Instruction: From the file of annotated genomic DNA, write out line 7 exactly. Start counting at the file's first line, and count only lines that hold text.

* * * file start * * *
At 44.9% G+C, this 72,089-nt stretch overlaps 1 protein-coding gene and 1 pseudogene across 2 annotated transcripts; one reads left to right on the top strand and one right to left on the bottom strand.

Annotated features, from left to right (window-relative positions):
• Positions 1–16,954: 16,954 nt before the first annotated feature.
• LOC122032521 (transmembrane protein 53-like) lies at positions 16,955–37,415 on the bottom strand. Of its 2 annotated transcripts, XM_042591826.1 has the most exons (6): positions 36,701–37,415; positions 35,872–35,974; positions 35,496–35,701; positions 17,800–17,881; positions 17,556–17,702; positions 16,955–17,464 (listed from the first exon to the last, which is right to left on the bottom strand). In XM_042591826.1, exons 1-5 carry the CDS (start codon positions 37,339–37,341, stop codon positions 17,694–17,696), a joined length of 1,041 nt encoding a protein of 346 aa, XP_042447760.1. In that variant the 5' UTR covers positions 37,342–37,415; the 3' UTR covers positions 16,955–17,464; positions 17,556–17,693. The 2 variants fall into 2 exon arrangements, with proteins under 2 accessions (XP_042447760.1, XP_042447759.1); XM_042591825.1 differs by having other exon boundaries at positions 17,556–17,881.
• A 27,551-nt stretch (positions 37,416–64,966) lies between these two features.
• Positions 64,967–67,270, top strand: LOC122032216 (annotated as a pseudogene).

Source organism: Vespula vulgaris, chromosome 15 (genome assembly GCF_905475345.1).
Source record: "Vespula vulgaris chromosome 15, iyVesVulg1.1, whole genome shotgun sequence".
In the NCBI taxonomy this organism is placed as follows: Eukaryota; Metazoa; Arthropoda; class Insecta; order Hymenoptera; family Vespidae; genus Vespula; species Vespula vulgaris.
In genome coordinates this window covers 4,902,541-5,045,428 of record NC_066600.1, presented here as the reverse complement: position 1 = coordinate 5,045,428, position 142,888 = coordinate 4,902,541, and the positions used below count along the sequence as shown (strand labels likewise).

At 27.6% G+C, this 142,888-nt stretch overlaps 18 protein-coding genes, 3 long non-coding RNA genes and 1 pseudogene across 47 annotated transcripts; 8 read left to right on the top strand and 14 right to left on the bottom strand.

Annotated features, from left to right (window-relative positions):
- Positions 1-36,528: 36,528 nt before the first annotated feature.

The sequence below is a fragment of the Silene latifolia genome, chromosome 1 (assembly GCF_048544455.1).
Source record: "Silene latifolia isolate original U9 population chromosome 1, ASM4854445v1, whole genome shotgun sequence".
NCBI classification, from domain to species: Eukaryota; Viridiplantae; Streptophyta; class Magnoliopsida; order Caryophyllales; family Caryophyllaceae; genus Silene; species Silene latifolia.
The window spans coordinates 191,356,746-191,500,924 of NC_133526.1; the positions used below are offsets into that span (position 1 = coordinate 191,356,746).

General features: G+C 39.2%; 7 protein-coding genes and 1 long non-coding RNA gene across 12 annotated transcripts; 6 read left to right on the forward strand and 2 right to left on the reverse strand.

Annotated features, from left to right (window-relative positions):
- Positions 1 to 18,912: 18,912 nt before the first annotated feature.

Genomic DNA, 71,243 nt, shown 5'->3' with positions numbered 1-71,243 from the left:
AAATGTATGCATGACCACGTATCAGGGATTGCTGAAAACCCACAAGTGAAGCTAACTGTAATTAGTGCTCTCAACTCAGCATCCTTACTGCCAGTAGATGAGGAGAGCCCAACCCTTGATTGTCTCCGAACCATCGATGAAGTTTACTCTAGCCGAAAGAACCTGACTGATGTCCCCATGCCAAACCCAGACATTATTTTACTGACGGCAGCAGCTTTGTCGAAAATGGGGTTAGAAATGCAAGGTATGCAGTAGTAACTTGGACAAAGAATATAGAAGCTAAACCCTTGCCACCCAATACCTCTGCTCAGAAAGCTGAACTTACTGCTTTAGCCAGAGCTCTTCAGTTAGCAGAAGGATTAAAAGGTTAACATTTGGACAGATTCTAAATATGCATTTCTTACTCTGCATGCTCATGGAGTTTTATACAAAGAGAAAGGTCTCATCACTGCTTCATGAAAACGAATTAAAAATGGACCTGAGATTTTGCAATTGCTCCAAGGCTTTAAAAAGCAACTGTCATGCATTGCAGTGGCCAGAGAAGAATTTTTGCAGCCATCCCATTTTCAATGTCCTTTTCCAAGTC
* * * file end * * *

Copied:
Source organism: Vespula vulgaris, chromosome 15 (genome assembly GCF_905475345.1).